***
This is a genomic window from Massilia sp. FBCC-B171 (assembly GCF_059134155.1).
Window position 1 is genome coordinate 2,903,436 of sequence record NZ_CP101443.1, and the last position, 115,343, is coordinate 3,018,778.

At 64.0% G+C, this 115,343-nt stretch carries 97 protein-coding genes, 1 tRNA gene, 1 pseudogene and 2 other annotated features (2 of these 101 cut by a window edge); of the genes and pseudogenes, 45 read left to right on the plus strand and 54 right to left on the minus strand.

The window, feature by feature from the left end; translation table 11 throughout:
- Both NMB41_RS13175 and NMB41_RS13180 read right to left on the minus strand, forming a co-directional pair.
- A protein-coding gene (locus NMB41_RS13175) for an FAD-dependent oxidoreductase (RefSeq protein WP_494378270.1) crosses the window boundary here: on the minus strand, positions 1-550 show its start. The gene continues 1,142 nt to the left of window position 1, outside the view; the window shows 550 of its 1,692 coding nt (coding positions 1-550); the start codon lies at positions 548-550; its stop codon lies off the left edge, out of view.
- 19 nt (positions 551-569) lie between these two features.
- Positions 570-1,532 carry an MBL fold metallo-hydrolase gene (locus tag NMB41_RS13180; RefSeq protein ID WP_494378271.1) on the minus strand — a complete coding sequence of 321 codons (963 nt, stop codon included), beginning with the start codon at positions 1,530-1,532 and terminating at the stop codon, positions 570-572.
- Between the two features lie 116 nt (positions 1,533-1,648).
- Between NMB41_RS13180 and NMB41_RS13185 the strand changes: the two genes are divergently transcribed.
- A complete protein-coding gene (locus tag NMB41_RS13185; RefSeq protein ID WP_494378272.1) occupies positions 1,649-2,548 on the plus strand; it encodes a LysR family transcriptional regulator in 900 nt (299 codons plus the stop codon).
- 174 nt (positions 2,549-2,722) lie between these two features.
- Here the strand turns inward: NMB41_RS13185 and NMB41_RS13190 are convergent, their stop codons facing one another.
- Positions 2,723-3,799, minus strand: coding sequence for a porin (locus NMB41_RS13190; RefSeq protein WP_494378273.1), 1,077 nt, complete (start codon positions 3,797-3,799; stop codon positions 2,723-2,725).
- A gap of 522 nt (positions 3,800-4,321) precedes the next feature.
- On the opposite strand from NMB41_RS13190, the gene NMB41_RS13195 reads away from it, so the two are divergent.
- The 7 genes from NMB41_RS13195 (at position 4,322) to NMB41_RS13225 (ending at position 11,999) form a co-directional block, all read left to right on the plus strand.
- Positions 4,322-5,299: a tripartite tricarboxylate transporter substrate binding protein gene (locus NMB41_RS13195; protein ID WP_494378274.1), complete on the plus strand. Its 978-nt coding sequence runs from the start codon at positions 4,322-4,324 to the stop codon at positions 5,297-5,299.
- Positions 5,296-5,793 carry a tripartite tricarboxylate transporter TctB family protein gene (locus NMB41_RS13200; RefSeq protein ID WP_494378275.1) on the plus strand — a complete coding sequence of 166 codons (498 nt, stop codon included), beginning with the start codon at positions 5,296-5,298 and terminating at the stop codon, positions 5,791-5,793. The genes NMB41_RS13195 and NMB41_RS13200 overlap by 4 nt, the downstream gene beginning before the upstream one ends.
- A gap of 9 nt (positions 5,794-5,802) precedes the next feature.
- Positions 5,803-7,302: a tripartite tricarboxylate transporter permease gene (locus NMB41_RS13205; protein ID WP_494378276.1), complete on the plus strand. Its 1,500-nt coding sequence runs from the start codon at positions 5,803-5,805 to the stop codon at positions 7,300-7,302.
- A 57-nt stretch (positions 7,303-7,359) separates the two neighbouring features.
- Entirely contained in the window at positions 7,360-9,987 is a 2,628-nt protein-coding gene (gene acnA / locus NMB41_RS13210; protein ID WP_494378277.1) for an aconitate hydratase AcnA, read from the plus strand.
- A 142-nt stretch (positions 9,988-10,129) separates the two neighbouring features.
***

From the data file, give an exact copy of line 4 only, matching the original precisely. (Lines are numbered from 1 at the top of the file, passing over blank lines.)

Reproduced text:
The window, feature by feature from the left end; translation table 11 throughout: